Sharing the great resources you find in NBC Learn is so easy.  Click the “Share” button at the bottom of the CueCard to email the resource or post it on sites such as Google Classrooms, Edmodo, Twitter, and Facebook.  You can also click the “Copy URL” button to paste the resource link in PowerPoint, your course website, and other places.  You can also share whole pages of resources. Did you just finish an Advanced Search and want to share the results?  Simply click the “Copy URL” button at the top of the page for a link to all the resources from that search.  You can even share your playlists.  Click on the “My Playlists” tab in the navigation bar and then click on the playlist title you'd like to share.  Use the “Copy URL” button to share a link to the resources on that page.  Remember, when you share resources, only people with a subscription to NBC Learn will be able to watch the full video.

Another great feature on the NBC Learn CueCard is the “Clip Tool”.  The Clip Tool allows you to clip only the portion of a video that you'd like to use.  With the CueCard open, click on the small scissor icon and the progress bar will turn orange.  Drag the markers to the points in the video where you'd like it to begin playing and where you'd like it to stop.  Use the “Share” button to email the shortened clip or post it to sites such as Google Classrooms, Edmodo, Twitter, and Facebook.  Or you can use the “Copy URL” button to copy and paste the link into PowerPoint and other places.  Others with an NBC Learn subscription can open the CueCard - with the option to watch the full-length video or continue to the clipped portion you sent.

The download feature is great when you can't count on a good internet connection.  Click the “Download” button on the bottom of the CueCard.  The first time you do this, you'll be prompted to install an off-line version of the CueCard, built in Adobe Air, that will live locally on your computer.  It usually takes under a minute to install - but you must have administrative rights to do this.  Once the player is installed on your computer you can download videos.  After you click “Download,” you can select high or low download quality.  The offline player will appear, with the video you just downloaded appearing at the bottom.  If you click on it, the video will begin to play.  To access the download player toolbar, just slide the cursor over the upper left corner - the toolbar will slide out on the left.  Click the “Library” tab to access your downloaded videos, and click a thumbnail to play the video.  You can drag the offline CueCard just like the on-line version - and it flips and has a transcript drawer, too.  Click the “Embed” tab to access the embed code for this particular video. This allows you to link to the offline version of the CueCard from PowerPoint presentations and other off-line documents.  To move the video from computer to computer, use the “Import” or “Export” buttons and you can save the video to a USB drive.  Remember - the offline player and videos must be on the same computer you're using for the PowerPoint presentation in order for the videos to play.  Click the “Help” tab to link to the NBC Learn page if you have any more questions.  The “Video” tab will get you back to the video in progress.  You can always access your offline player by clicking the NBC Learn icon on your desktop.  As long as your NBC Learn subscription remains active, your clips will play. If it lapses or expires, they will stop playing until the subscription is renewed.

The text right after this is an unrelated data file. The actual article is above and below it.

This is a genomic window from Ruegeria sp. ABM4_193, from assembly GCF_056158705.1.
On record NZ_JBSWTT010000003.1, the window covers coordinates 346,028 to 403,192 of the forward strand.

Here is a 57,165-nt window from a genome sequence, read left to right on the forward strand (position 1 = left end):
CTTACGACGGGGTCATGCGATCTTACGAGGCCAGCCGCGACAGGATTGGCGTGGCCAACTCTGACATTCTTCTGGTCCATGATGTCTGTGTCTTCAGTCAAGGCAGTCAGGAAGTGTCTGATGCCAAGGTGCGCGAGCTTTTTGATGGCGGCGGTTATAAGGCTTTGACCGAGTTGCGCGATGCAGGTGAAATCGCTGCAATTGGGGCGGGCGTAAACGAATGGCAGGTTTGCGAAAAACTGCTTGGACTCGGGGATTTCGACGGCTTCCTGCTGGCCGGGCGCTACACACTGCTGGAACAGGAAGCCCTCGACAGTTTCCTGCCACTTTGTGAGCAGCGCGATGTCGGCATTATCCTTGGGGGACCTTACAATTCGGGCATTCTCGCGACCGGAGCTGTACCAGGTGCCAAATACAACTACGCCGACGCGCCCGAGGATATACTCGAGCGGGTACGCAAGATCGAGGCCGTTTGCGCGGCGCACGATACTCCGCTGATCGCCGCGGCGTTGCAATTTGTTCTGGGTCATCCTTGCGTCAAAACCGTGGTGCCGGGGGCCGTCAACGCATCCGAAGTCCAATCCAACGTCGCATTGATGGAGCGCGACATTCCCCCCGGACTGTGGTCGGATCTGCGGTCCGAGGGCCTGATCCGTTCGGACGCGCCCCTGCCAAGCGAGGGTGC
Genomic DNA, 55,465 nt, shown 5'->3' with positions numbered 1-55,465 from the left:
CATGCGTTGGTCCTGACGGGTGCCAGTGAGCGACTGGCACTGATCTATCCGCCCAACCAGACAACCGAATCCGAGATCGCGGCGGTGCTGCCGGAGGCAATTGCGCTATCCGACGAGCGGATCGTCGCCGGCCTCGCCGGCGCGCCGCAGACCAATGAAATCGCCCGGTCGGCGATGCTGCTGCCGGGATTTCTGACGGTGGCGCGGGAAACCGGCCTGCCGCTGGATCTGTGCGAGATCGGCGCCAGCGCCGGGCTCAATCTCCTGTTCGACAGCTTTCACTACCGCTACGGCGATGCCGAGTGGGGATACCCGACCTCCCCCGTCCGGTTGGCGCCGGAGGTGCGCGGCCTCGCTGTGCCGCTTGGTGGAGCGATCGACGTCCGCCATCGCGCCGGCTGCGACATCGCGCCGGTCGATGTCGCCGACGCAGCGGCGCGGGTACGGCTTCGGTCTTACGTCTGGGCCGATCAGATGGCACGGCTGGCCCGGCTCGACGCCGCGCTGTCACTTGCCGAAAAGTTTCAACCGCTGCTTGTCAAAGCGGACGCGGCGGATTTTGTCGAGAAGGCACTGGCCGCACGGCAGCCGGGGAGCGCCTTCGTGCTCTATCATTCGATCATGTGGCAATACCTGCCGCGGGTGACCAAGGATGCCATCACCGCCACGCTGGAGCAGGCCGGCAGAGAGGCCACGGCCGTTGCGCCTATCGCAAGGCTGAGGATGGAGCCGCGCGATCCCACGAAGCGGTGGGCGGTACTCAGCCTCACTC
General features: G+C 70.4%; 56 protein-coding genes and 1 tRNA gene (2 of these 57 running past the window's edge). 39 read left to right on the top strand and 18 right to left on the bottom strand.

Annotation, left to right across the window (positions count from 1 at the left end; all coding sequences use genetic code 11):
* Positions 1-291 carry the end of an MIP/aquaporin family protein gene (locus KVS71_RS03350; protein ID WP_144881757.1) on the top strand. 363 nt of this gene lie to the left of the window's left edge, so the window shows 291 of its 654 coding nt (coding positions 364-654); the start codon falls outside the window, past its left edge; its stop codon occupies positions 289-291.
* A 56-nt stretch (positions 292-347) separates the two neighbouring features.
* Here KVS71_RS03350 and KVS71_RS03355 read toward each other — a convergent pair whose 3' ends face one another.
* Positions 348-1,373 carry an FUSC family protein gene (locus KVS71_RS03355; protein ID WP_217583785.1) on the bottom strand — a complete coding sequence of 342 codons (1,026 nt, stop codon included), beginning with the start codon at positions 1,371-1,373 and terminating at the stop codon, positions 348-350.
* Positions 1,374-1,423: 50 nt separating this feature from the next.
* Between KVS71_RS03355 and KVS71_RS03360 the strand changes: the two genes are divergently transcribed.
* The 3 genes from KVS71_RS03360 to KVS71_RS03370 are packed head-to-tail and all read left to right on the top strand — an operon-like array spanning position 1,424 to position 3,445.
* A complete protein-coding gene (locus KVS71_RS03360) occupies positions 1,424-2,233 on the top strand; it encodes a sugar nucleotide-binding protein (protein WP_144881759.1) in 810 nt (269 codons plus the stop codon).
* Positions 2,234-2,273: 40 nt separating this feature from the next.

The state standards tool is available to all K-12 subscribers to NBC Learn.  Knowing what videos correlate to your state's standards can help save time and effort!  There are two ways to access the State Standards information when you are logged into NBC Learn - through the “State Standards” tab in the navigation bar and directly from the CueCard.  In the navigation bar, click the “State Standards” button to see which videos fulfill a standard.  Enter your state, the subject, and the grade level that you teach - then click search.  Anywhere you see a green check means there is at least one video correlated to that standard. Click the check mark for a title list and short description of those videos.  You can print the list or click the title to jump straight to that video.  Once you're finished watching the video - just click your task bar to bring the title list window back to the surface.  From the CueCard - once you've found a video you'd like to use - click the “Standards” button, and then enter your state and grade level, and click “Go.”  You'll get back a list of the standards that the video helps to fulfill.  You can also check to see how the resource aligns to the Common Core State Standards and Next Generation Science Standards.  The Standards window can be dragged and resized, too, and you can even download or print the list of standards that the resource aligns to.  One final note about State Standards - it takes a few weeks to correlate each new resource, so the newest videos may not show any correlations.  But check back again - we know it's important to meeting your learning objectives.